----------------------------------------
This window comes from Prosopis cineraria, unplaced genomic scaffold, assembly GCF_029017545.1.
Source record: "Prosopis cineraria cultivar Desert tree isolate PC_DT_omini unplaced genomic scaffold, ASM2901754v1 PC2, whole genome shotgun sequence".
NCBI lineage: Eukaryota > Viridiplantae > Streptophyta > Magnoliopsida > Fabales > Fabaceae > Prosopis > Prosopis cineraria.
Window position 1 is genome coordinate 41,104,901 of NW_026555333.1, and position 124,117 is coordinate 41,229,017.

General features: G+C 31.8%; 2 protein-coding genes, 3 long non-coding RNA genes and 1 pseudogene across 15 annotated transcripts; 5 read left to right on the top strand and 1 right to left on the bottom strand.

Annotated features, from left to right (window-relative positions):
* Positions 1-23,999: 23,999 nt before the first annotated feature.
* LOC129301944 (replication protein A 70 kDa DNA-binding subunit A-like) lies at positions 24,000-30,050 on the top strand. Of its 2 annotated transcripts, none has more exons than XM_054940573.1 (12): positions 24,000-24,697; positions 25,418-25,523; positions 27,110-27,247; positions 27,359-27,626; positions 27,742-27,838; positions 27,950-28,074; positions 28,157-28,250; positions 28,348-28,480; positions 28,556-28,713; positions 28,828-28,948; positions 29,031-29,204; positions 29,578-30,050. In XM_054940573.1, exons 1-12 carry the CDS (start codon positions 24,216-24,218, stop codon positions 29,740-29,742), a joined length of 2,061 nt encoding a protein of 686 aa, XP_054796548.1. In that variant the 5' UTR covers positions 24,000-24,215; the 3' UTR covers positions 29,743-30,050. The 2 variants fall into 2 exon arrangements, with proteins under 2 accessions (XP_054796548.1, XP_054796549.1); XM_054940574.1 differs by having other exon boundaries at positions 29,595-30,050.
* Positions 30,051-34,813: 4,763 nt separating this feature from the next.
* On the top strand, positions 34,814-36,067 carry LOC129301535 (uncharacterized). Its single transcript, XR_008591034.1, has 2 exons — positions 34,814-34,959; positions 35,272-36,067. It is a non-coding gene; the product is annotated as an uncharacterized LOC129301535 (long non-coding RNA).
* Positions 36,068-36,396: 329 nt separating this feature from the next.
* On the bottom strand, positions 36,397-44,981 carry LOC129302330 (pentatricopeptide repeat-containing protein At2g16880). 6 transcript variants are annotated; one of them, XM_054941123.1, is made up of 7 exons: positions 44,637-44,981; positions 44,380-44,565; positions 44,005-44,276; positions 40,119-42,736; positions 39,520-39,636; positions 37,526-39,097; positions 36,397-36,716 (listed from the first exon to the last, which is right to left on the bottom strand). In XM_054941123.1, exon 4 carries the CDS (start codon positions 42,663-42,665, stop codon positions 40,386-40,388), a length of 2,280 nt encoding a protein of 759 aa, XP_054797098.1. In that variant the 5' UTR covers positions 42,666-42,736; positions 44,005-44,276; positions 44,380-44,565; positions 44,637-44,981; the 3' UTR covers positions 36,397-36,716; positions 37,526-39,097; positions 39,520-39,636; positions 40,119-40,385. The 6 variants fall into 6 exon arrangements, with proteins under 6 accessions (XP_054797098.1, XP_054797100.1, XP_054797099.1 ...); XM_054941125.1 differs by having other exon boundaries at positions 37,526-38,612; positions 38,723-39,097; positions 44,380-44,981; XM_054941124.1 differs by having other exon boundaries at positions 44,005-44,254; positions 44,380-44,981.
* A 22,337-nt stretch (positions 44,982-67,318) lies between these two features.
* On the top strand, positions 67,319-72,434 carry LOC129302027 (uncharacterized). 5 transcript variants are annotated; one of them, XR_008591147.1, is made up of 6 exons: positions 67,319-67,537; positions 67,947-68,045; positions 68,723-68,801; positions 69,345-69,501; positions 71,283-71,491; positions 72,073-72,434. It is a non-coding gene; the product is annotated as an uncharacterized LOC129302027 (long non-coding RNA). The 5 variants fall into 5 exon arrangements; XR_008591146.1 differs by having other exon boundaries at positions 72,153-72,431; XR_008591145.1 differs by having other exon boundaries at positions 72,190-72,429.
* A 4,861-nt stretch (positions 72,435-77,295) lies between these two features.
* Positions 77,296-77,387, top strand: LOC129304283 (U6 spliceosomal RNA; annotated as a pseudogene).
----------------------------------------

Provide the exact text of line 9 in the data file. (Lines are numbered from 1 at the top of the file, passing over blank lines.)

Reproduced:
* Positions 30,051-34,813: 4,763 nt separating this feature from the next.